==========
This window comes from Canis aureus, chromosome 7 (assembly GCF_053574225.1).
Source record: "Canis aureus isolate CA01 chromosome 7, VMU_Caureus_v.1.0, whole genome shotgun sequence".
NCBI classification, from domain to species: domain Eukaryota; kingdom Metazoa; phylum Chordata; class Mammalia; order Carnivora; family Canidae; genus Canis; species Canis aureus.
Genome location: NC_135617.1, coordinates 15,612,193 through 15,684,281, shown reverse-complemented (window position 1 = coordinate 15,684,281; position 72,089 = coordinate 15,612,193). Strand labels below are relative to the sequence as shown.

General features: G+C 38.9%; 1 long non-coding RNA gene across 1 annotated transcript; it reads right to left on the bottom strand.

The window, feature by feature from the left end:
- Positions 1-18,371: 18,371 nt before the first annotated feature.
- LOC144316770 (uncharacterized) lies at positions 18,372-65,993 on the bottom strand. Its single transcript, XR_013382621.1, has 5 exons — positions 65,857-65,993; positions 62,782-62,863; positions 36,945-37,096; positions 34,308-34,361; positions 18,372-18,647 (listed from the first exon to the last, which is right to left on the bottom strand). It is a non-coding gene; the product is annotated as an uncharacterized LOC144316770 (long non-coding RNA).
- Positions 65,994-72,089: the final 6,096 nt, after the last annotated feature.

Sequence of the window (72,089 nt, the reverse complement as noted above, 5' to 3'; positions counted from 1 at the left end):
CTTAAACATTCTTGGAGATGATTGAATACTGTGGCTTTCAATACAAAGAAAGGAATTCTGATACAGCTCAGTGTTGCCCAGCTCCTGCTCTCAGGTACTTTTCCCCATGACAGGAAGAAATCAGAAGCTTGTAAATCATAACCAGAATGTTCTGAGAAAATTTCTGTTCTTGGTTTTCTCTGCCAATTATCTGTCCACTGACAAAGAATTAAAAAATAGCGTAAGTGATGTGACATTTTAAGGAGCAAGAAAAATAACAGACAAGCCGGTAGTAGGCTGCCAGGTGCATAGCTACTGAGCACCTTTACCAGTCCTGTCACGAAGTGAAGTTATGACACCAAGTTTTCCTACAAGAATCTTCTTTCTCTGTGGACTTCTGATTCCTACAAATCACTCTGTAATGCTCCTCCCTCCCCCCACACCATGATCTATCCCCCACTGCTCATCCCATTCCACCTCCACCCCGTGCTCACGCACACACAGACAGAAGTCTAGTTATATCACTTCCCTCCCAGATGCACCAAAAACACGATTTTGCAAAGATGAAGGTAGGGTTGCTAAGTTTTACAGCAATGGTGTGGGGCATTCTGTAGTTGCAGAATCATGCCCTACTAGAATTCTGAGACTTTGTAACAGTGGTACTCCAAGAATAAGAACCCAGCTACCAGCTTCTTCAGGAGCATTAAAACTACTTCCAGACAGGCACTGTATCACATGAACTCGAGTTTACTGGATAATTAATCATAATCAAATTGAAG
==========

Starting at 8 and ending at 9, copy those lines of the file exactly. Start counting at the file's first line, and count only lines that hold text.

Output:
- LOC144316770 (uncharacterized) lies at positions 18,372-65,993 on the bottom strand. Its single transcript, XR_013382621.1, has 5 exons — positions 65,857-65,993; positions 62,782-62,863; positions 36,945-37,096; positions 34,308-34,361; positions 18,372-18,647 (listed from the first exon to the last, which is right to left on the bottom strand). It is a non-coding gene; the product is annotated as an uncharacterized LOC144316770 (long non-coding RNA).
- Positions 65,994-72,089: the final 6,096 nt, after the last annotated feature.